General and operations managers oversee operations that are too diverse and general to be classified into one area of management or administration. Responsibilities may include formulating policies, managing daily operations, and planning the use of materials and human resources. They make staff schedules, assign work, and ensure that projects are completed. In some organizations, the tasks of chief executive officers may overlap with those of general and operations managers.
Top executives held about 2.3 million jobs in 2012. About 86 percent of those jobs were held by general and operations managers and 14 percent were held by chief executives.
Top executives work in nearly every industry. They work for both large and small businesses, ranging from one-person companies to firms with thousands of employees.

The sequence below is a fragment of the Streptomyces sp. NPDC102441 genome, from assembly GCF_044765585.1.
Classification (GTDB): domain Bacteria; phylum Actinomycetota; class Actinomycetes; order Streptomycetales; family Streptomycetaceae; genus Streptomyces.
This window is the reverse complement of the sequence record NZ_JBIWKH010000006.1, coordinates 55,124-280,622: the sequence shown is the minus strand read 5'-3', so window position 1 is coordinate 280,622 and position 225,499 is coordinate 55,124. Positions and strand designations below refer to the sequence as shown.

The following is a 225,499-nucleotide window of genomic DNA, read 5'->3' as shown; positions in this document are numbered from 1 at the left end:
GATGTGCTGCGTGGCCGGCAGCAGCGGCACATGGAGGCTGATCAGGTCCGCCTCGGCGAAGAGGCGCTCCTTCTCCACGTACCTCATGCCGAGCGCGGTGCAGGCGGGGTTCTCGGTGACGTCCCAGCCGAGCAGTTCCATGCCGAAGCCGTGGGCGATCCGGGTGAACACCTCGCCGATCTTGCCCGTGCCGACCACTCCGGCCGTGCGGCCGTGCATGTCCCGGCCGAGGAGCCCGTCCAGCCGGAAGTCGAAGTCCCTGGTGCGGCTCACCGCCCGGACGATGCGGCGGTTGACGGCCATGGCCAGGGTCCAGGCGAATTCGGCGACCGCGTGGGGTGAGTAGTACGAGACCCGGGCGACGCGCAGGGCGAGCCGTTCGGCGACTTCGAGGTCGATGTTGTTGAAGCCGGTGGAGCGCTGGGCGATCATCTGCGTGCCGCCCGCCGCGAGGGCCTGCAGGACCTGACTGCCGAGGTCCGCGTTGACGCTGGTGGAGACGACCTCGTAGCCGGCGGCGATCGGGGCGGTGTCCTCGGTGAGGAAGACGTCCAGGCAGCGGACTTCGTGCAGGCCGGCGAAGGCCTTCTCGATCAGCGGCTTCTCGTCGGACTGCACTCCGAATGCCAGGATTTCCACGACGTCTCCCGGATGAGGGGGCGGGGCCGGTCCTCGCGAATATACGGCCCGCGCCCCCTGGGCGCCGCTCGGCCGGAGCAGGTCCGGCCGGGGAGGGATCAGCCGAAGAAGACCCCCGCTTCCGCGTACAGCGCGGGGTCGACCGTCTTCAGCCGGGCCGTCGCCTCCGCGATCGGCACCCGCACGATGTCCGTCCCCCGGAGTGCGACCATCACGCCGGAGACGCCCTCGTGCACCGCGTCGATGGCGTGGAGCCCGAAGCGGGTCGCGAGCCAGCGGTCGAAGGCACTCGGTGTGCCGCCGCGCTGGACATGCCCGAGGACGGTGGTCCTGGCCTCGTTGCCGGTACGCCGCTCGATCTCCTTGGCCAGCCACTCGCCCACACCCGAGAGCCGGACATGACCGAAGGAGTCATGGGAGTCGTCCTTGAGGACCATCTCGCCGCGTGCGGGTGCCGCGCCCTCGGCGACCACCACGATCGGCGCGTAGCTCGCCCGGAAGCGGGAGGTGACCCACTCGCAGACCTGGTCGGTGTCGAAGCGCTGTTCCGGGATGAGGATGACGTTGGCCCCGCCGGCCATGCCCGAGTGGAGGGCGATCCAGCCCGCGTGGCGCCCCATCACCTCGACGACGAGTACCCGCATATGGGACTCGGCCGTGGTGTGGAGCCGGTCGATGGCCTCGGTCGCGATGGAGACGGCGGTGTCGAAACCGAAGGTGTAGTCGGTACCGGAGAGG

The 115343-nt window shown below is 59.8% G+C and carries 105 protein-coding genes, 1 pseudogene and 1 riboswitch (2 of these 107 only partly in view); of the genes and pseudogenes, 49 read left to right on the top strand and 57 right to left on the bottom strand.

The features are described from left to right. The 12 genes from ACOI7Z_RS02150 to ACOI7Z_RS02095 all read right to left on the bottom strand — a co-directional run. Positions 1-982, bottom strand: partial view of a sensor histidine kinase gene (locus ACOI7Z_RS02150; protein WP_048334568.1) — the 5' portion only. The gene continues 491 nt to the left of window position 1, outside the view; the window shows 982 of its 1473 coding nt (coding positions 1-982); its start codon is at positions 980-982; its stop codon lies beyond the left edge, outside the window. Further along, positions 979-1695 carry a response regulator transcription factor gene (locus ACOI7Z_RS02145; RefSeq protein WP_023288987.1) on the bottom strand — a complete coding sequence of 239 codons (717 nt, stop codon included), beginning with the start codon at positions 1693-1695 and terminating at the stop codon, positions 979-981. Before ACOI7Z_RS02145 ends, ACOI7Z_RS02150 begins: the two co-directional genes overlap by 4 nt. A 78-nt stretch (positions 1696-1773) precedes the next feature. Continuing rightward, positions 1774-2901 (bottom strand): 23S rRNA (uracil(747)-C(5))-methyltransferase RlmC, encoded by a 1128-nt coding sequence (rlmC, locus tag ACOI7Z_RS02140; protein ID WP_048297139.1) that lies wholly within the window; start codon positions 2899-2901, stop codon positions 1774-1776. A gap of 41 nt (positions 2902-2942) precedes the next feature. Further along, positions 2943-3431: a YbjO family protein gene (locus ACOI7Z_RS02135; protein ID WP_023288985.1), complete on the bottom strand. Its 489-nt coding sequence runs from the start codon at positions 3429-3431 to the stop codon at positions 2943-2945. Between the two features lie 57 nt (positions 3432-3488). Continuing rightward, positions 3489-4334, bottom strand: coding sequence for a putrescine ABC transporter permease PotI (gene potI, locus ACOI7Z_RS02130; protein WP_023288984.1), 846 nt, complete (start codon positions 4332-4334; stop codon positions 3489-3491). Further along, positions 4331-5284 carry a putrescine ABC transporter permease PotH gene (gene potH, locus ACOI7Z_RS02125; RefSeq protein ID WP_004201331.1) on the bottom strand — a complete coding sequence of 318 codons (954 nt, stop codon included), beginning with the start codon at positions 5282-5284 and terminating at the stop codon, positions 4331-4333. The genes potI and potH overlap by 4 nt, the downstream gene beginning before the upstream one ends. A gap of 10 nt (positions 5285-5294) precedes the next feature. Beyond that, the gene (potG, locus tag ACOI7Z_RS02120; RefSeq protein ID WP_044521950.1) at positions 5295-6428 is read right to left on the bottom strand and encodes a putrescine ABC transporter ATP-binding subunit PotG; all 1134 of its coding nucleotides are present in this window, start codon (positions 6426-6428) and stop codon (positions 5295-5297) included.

Top executives of large organizations typically have large offices and numerous support staff. However, the work of top executives is often stressful because they are under intense pressure to succeed. Executives in charge of poorly performing organizations or departments may find their jobs in jeopardy.
Top executives frequently travel to attend meetings and conferences or to visit their company’s local, regional, national, and international offices. In large organizations, executives may occasionally transfer jobs, moving between local offices or subsidiaries.
Top executives often work long hours, including evenings and weekends. In 2012, about half worked more than 40 hours per week.
Although education and training requirements vary widely by position and industry, many top executives have at least a bachelor’s degree and a considerable amount of work experience.